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32nm Planar transistor on the left versus 22nm 3D Tri-Gate transistor on the right. The yellow dots represent current flow.  (Source: Intel)

The 22nm 3D tri-gate transistor   (Source: Intel)
New 22nm 3D Tri-Gate transistors will boost performance by up to 37 percent compared to existing 32nm technology

When it comes to making advances in manufacturing technologies for semiconductors, we can always look to Intel to lead the way. Today is no exception as the Santa Clara, California-based company announced today that it will incorporate 3D transistors into its upcoming 22nm microprocessors. 

Intel says that its 3D transistor design, which it calls Tri-Gate, marks the first time that a three-dimensional structure has been incorporated into high-volume production. Ivy Bridge will be the first recipient of Tri-Gate.

"Intel's scientists and engineers have once again reinvented the transistor, this time utilizing the third dimension," said Intel President and CEO Paul Otellini. "Amazing, world-shaping devices will be created from this capability as we advance Moore's Law into new realms."

Intel goes on to describe 3D Tri-Gate as follows:

The traditional "flat" two-dimensional planar gate is replaced with an incredibly thin three-dimensional silicon fin that rises up vertically from the silicon substrate. Control of current is accomplished by implementing a gate on each of the three sides of the fin – two on each side and one across the top -- rather than just one on top, as is the case with the 2-D planar transistor. The additional control enables as much transistor current flowing as possible when the transistor is in the "on" state (for performance), and as close to zero as possible when it is in the "off" state (to minimize power), and enables the transistor to switch very quickly between the two states (again, for performance). 

Just as skyscrapers let urban planners optimize available space by building upward, Intel's 3-D Tri-Gate transistor structure provides a way to manage density. Since these fins are vertical in nature, transistors can be packed closer together, a critical component to the technological and economic benefits of Moore's Law. For future generations, designers also have the ability to continue growing the height of the fins to get even more performance and energy-efficiency gains.

Tri-Gate will provide unprecedented levels of performance and power savings according to Intel. The technology will allow processors to run at lower voltages while at the same time limiting the amount of leakage current. In fact, Intel says that processors using 22nm Tri-Gate transistors offers up to a whopping 37 percent performance boost at low voltages.

Naturally, higher performance at lower operating voltage will do wonders in Intel's never-ending quest to chase down low-power ARM chips with its Atom-based processors.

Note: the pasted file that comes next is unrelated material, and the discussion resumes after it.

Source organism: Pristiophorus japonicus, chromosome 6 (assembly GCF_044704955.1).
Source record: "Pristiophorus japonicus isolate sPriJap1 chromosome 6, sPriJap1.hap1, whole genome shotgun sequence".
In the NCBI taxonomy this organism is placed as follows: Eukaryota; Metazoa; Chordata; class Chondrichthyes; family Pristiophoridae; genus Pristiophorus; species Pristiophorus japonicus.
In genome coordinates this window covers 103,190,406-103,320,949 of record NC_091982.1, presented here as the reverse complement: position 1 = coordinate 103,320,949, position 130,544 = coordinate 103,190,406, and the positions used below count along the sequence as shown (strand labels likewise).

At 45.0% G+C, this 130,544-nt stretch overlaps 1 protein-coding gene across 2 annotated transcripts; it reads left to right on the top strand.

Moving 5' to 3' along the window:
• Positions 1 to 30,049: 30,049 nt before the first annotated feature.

"The low-voltage and low-power benefits far exceed what we typically see from one process generation to the next," said Intel Senior Fellow Mark Bohr. "It will give product designers the flexibility to make current devices smarter and wholly new ones possible. We believe this breakthrough will extend Intel's lead even further over the rest of the semiconductor industry." 

Ivy Bridge processors using Intel's 3D Tri-Gate technology will enter production later this year. You can watch a YouTube clip on 3D Tri-Gate here.

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RE: Confusing
By EricMartello on 5/6/2011 7:14:36 PM , Rating: 2
Well, sort of. They are improving performance by wrapping the gate around three sides of the channel instead of just one. As you can see in the picture above, this actually comes at an area penalty since what could have been a single diffusion bed now has to be split up into narrower pieces. Where a multi-fingered FET in currently technology would look like a solid rectangle with gates across the surface, it now looks like a waffle and must be bigger to achieve the same net channel width. However , since the channel is gated from three sides, they can now add a height component as well as width, which apparently regains more than the lost area.

Rather than calling this stacking, I would liken it to the perpendicular bit revolution that happened in hard disk platters several years back.

In a nutshell they're being stacked to cram more transistors into the same amount of space without having to shrink them down any further - which is what I said. Let's keep the explanations simple lest ye wish to start an AMD vs Intel battle.

RE: Confusing
By LRonaldHubbs on 5/18/2011 8:01:30 AM , Rating: 2
No, they aren't. I was polite in my initial response, but what you said is wrong. Nothing is being stacked here in the z dimension, the circuits still reside in the x,y plane. All they are doing is turning the gate on it's side so that it is now vertically oriented, which lets them fit more FETs side by side in the same 2D space.

There is a different 3D technology, which you seem to be confusing, in which multiple circuit layers get stacked on top of each other. It's called 3DIC, and it is not what this article is about.

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